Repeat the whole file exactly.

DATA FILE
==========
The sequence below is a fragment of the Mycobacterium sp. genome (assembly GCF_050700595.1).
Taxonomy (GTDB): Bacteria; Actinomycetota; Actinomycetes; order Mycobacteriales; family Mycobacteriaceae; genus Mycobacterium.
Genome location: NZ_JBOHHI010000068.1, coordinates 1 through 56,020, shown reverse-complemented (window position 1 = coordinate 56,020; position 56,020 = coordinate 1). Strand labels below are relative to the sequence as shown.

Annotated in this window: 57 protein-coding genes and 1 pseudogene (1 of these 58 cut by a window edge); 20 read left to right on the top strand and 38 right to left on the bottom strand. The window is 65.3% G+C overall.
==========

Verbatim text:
The sequence below is a fragment of the Mycobacterium sp. genome (assembly GCF_050700595.1).
Taxonomy (GTDB): Bacteria; Actinomycetota; Actinomycetes; order Mycobacteriales; family Mycobacteriaceae; genus Mycobacterium.
Genome location: NZ_JBOHHI010000068.1, coordinates 1 through 56,020, shown reverse-complemented (window position 1 = coordinate 56,020; position 56,020 = coordinate 1). Strand labels below are relative to the sequence as shown.

Annotated in this window: 57 protein-coding genes and 1 pseudogene (1 of these 58 cut by a window edge); 20 read left to right on the top strand and 38 right to left on the bottom strand. The window is 65.3% G+C overall.